As waves enter shallow water, (2.96) becomes invalid as Dk approaches (kh)-4

In the shallow water region. Hedges (1976) proposed a different formula

o'o = vgk tanh k(h + a) (2.97)

for the case of no current in which a is wave amplitude. For the same wave frequency, it

yields longer wave length than that given by the linear dispersion relation.

More recently, by combining both cases discussed above, Kirby and Dalrymple (1986)

constructed a composite model which satisfies both intermediate water depth, Eq.(2.96),

and shallow water depth, Eq.(2.97),

a"o = [gk(1 + f2Dk) tanh(kh + f2z)]1/2 (2.98)


fi = tanh5 kh

f2 = (kh/ sinh kh)'

In deep water region, (2.98) approaches (2.96) as fz -- 0; conversely, in shallow water

region, it becomes (2.97) as fi -+ 0. Now assuming there is no nonlinear current effect on

wave dispersion, the presence of current causes a Doppler shift and Eq.(2.98) becomes

w = t'o + Ukl + Vk2 (2.99)

Figures 2.2 and 2.3 shows the results of w for a constant non-dimensional velocity U/co =

-0.1 and varying of E from 0.01 to 0.4, where cc = vgk is the deep water wave celerity.

The dispersion equations given by (2.94), (2.96) and (2.97) are also plotted in Figs.2.2 and

2.3 for comparison.

The emprical nonlinear dispersion (2.98) can be used to modify the wave equation as we

did in Eq.(2.93), in which the Eq. (2.98) is incorporated directly in the governing equation

in the form of a term which directly produces the required amplitude dispersion (Kirby and

Dalrymple, 1986). Consequently, the linear dispersion relation (2.94) will be used in this









Figure 2.2: Variations of Dispersion Relation
Hedges; Witham; Composite







with U/co = -0.1 and c, ..... Linear; -.-


\ ______



I --








.00 0.50 1.00 1.50 2.00 2.50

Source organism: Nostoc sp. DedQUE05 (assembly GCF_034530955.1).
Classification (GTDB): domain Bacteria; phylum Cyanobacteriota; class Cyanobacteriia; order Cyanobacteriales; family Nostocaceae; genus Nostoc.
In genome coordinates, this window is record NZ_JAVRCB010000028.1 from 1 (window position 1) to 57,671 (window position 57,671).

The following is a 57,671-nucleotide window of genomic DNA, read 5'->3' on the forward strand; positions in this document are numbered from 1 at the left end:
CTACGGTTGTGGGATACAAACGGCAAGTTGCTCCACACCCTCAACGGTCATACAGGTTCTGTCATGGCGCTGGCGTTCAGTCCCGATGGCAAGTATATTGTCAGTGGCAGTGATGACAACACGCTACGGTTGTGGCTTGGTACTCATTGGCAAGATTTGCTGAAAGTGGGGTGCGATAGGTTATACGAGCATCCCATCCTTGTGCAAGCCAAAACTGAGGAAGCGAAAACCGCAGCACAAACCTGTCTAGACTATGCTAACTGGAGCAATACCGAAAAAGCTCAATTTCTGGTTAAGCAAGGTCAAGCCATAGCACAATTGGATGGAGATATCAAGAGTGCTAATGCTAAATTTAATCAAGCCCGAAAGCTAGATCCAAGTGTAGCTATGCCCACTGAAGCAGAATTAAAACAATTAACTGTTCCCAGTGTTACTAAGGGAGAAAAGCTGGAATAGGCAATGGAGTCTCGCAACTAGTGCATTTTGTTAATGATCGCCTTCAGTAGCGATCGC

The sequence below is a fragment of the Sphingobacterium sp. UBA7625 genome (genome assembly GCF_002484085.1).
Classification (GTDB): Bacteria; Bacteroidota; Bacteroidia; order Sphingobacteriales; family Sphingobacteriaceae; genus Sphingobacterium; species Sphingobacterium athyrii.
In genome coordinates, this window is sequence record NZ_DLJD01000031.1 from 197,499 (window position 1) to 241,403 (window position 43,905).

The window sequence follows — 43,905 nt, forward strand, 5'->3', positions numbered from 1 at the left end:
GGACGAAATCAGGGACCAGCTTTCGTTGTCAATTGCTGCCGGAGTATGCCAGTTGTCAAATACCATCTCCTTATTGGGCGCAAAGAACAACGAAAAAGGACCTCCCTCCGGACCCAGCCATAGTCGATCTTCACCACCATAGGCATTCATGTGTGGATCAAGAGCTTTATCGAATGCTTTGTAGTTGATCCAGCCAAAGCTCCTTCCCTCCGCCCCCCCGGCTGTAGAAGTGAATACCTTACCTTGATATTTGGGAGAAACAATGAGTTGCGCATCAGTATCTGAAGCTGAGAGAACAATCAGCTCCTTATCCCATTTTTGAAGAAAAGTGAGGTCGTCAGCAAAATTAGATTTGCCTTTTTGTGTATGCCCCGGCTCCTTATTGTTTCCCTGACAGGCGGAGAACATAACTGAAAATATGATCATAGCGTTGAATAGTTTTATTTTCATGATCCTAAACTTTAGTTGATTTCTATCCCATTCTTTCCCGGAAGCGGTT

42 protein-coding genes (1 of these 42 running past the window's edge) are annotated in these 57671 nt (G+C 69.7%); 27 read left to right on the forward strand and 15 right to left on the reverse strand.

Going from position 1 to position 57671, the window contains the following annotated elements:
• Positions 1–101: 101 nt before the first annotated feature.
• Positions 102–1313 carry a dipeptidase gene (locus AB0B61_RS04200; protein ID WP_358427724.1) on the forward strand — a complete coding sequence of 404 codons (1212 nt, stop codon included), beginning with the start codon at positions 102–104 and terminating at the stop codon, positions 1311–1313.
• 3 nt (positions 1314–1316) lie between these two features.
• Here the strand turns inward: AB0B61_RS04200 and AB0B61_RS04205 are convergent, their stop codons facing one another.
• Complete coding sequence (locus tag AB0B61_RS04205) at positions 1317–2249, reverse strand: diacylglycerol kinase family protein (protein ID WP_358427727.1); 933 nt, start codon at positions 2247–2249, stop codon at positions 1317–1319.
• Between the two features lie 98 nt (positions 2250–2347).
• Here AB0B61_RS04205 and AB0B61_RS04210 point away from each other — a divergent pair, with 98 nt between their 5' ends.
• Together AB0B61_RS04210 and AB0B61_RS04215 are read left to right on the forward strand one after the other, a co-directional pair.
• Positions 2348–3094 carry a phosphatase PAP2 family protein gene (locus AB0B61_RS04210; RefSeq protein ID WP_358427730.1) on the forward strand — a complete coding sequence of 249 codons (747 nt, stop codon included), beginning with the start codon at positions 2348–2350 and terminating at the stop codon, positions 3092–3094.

.00 0.50 1.00i 1.50 2.00 2.50


o .-


00 0.50 1.00 1.50 2.00 2.50


Figure 2.3: Variations of Dispersion Relation with U/co = -0.1 and c, ...... Linear; --
Hedges; Whitham; Composite


Once the dispersion equation (2.99) is brought into the model, the cubic amplitude term

in Eq.(2.90) should be dropped, since the amplitude dispersion has already been included

in the nonlinear dispersion equation (2.98).

A wave number vector which is irrotational can be defined as:

k = Vw (2.100)

where k is a wave number vector, k = {ki,k2} and w corresponds to the scaler phase

function. Using the mathematical property that the curl of a gradient is identically zero, it

is shown that

V x V = 0 (2.101)


Vx k = 0 (2.102)

In general, Eq.(2.102) together with Eq.(2.99) is necessary to solve the wave number

field of a domain.

However, in the present study the wave angle information has already been included in

the complex wave amplitude given by Eq.(2.92). Therefore equation (2.102) does not need

to be included explicitly. However, the assumption that wave approaching angle is small

must be observed.

2.2.5 Radiation Stresses, Lateral Mixing Stresses and Bottom Stresses

In the wave momentum equations (2.21) and (2.22), there are some undetermined terms:

radiation stresses, lateral mixing stresses and bottom shear stresses. They are not indepen-

dent variables and are calculated by the following equations.

Radiation Stresses

The radiation stresses are given in (2.19):

Si = pSidz + ulu dz IpgD 2j puiitD
-h f-h S 2


The form was simplified by Longuet-Higgins and Stewart (1962) to second order for a linear
progressive wave system. For normal incident waves, it can be approximately by

[S]= S (2.103)
[S.O S 1 [ E(2n 0.5) 0

So So o 0 E(n 0.5)
where E is local wave energy E = pgl a 12, a is complex wave amplitude and n is the ratio
of wave group velocity to the wave celerity.
In general, when waves enter beach with an angle, Sqi can be obtained by

[ Si ] = A ][ S [ A ] (2.104)

where [ A ] is directional matrix,

[A]= icos0i -sin]0 (2.105)
[ sin cos 0

S. SY nE[n(cos2 + 1)- ] Ensin 20
[Sj]= (2.106)
Sy Syy En sin 20 E[n(sin2 0 + 1) ]
where 0 is local wave angle.